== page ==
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Evidence of Vertical Coupling between the Kuroshio Extension and Topographically Controlled Deep Eddies

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Strong energy in the 30–60 day band was observed using 39 deep pressure and current records from the Kuroshio Extension System Study (KESS). Energy in this band accounted for 25–50% of the total deep-pressure variance and was strongest under the Kuroshio Extension jet axis. Often, deep-pressure anomalies propagated into the region from the north-northeast and locally intensified as they passed under and interacted with the Kuroshio Extension. The topographically controlled deep-pressure anomalies translate nearly along lines of constant f/H. Statistically significant coherence between 30–60 day upper- and deep-ocean streamfunction anomalies demonstrated that there was strong vertical coupling in that time band. Twenty-five percent of the total upper-ocean streamfunction variance was contained within the 30–60 day band near the Kuroshio Extension. Joint CEOFs of the upper- and deep-ocean streamfunctions revealed that near the axis of the Kuroshio Extension the phases were laterally offset alongstream, with the deep ocean leading the upper ocean. This arrangement is attributed to producing joint development of upper-ocean meanders and deep-pressure anomalies.

A numerical process model simulated the interaction of barotropic TRWs with an eastward-flowing baroclinic jet. When the TRWs, used as a surrogate for topographically steered deep-pressure anomalies, passed under the jet, they intensified and upper-ocean meanders steepened, much like the observed interactions. The model illustrates how the interaction between TRWs and an eastward-flowing jet, at its simplest level, can reproduce many of the major traits of our observations. The Ocean General Circulation Model for the Earth Simulator also showed similar processes in the 30–60 day band in the KESS region. The strongest variance in the deep fields occurred under the Kuroshio Extension. Upper and deep low- and high-pressure anomalies propagated south southwestward across the Kuroshio Extension, with model phase speeds and wavelengths matching the KESS observations.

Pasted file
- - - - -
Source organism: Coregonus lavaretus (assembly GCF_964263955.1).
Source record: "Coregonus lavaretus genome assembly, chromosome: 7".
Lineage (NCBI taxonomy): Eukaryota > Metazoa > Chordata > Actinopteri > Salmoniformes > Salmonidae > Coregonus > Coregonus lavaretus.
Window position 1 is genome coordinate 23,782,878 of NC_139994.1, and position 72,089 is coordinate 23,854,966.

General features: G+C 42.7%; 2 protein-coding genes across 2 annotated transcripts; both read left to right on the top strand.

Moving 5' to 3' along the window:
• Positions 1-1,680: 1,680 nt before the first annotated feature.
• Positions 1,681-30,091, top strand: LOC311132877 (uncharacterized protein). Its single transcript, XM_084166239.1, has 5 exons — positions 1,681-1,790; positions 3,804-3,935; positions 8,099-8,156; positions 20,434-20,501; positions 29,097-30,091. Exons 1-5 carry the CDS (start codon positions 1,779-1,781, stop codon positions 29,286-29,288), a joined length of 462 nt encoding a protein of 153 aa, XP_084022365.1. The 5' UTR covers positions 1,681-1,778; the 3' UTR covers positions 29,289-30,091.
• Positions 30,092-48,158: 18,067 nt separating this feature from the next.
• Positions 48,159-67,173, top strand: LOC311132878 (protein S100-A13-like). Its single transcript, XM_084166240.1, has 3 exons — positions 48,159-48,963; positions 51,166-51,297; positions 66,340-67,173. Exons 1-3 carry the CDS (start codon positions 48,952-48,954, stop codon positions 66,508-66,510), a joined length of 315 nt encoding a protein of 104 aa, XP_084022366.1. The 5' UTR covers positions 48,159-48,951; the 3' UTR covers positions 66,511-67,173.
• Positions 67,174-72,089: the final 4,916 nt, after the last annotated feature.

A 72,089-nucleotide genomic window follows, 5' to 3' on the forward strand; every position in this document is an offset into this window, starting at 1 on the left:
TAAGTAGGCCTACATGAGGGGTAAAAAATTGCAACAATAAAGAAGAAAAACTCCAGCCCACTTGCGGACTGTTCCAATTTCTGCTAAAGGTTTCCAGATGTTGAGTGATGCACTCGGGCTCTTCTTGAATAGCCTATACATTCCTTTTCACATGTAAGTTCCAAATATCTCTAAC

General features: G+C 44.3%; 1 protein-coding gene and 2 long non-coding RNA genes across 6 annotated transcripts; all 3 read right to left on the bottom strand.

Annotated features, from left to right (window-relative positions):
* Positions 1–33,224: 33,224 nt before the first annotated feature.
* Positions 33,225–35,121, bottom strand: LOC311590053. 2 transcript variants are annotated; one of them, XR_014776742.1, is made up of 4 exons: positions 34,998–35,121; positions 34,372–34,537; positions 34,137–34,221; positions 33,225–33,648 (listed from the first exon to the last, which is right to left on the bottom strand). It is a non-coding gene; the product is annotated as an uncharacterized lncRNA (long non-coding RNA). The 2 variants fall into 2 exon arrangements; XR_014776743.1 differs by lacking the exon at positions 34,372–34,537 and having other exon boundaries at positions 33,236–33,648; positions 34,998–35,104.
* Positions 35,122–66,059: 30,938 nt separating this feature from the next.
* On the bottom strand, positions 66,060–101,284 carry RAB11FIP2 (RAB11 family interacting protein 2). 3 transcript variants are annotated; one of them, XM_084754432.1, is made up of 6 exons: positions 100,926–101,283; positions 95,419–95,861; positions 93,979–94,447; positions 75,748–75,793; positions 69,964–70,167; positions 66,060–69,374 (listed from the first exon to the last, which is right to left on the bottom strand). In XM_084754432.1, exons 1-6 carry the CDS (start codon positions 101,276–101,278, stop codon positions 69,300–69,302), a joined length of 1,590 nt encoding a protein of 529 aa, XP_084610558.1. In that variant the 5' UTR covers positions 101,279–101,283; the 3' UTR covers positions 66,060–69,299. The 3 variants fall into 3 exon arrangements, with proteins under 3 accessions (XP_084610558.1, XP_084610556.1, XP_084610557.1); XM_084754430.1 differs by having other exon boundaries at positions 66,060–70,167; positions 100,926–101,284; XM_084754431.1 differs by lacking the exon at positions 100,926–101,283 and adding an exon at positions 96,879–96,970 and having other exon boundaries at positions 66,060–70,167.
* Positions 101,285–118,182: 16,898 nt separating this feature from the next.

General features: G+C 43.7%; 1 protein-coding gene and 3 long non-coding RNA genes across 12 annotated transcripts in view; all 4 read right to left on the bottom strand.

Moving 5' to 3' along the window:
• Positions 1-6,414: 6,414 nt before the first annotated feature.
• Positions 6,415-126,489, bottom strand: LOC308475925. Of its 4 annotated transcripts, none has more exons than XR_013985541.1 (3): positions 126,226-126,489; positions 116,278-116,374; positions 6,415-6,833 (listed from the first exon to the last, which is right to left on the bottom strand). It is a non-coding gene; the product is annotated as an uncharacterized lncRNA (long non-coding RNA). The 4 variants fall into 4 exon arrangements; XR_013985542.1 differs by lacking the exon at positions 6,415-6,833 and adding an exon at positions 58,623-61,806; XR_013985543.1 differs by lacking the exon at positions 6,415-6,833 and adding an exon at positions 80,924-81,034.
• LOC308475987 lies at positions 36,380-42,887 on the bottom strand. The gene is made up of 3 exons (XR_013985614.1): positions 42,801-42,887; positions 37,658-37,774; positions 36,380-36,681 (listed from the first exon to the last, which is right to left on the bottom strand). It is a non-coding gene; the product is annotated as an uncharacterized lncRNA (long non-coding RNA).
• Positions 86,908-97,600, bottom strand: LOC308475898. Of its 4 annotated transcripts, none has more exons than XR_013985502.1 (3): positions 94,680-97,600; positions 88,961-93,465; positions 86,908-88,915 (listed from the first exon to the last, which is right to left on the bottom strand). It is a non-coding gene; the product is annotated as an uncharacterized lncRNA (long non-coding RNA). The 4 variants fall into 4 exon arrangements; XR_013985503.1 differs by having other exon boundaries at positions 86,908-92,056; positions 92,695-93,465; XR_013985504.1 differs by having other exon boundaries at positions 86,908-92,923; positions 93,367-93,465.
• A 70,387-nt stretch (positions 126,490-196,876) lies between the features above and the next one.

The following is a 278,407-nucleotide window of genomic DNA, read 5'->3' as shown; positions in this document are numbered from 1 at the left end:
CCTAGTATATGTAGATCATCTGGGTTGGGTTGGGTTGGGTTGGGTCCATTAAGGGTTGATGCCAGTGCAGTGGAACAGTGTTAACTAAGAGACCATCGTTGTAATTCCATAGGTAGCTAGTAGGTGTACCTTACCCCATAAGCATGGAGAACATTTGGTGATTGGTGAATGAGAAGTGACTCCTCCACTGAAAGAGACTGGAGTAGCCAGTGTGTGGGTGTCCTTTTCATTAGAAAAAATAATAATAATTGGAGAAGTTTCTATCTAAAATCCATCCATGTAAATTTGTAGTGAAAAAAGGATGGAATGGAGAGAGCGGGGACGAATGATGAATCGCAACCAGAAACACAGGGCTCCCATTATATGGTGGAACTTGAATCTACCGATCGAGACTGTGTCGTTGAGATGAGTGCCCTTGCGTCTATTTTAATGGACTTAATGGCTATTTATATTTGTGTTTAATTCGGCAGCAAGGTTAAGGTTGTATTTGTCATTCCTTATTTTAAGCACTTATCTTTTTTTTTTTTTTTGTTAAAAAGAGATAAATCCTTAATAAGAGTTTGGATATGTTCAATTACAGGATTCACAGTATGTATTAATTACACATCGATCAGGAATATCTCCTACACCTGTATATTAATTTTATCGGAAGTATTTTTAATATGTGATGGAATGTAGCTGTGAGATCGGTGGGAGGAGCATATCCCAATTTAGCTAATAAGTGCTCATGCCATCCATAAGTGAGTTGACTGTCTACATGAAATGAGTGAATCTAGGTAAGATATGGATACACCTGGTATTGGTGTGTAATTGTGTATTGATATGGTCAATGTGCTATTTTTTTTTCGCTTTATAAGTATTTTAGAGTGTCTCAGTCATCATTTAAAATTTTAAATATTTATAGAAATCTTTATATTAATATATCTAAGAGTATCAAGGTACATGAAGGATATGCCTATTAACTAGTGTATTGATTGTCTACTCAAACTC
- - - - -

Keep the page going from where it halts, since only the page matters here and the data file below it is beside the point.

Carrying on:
Document Type: Research Article


Publication date: September 1, 2012

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  • The Journal of Marine Research publishes peer-reviewed research articles covering a broad array of topics in physical, biological and chemical oceanography. Articles that deal with processes, as well as those that report significant observations, are welcome. In the area of biology, studies involving coupling between ecological and physical processes are preferred over those that report systematics. Authors benefit from thorough reviews of their manuscripts, where an attempt is made to maximize clarity. The time between submission and publication is kept to a minimum; there is no page charge.
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